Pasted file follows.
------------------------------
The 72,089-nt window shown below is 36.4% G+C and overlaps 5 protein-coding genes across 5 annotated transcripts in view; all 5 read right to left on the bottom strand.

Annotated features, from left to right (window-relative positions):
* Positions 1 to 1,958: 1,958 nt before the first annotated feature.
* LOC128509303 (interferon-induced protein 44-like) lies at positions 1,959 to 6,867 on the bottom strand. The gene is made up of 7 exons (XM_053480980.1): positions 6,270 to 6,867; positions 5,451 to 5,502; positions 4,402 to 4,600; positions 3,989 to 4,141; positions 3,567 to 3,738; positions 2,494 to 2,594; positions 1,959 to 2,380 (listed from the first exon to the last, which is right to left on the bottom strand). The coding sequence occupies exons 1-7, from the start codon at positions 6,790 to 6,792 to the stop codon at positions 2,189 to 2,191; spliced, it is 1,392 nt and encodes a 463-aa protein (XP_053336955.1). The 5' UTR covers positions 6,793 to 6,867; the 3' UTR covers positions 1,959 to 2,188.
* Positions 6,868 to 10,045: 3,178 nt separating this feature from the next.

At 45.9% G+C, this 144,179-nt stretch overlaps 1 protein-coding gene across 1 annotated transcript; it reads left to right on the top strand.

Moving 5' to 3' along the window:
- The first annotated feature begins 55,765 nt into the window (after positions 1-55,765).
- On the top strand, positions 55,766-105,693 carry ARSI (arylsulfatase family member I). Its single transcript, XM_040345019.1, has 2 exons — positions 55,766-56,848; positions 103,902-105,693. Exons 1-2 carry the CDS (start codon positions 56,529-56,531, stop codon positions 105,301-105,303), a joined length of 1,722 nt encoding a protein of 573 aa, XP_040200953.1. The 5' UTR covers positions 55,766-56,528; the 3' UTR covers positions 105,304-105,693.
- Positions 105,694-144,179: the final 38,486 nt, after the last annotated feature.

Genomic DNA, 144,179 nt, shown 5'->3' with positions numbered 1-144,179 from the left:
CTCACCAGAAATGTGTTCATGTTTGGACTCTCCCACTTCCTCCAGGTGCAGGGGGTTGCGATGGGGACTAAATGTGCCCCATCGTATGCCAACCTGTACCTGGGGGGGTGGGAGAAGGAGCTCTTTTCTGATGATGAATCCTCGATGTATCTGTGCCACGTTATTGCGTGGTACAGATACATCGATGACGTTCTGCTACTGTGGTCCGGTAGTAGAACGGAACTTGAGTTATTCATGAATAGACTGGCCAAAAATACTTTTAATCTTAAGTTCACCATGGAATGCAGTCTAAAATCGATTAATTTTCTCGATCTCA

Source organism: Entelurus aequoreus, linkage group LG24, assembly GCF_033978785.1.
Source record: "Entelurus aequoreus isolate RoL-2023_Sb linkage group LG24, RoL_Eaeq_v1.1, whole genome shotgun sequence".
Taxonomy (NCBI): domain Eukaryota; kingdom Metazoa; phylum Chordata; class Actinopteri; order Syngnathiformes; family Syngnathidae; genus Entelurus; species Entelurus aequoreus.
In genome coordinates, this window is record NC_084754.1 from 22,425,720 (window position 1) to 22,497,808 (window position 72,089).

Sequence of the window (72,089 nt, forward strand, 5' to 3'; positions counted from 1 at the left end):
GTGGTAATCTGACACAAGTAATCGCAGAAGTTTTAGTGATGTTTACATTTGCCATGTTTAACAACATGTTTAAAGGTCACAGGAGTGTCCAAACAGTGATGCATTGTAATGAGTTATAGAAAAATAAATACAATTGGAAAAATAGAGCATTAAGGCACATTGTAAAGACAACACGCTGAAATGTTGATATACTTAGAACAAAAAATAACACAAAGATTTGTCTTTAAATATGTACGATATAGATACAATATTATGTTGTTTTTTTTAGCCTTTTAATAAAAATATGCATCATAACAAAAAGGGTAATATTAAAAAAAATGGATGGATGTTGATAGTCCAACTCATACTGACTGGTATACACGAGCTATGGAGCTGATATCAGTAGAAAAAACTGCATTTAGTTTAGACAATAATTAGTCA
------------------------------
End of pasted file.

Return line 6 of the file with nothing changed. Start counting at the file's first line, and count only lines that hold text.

At 45.9% G+C, this 144,179-nt stretch overlaps 1 protein-coding gene across 1 annotated transcript; it reads left to right on the top strand.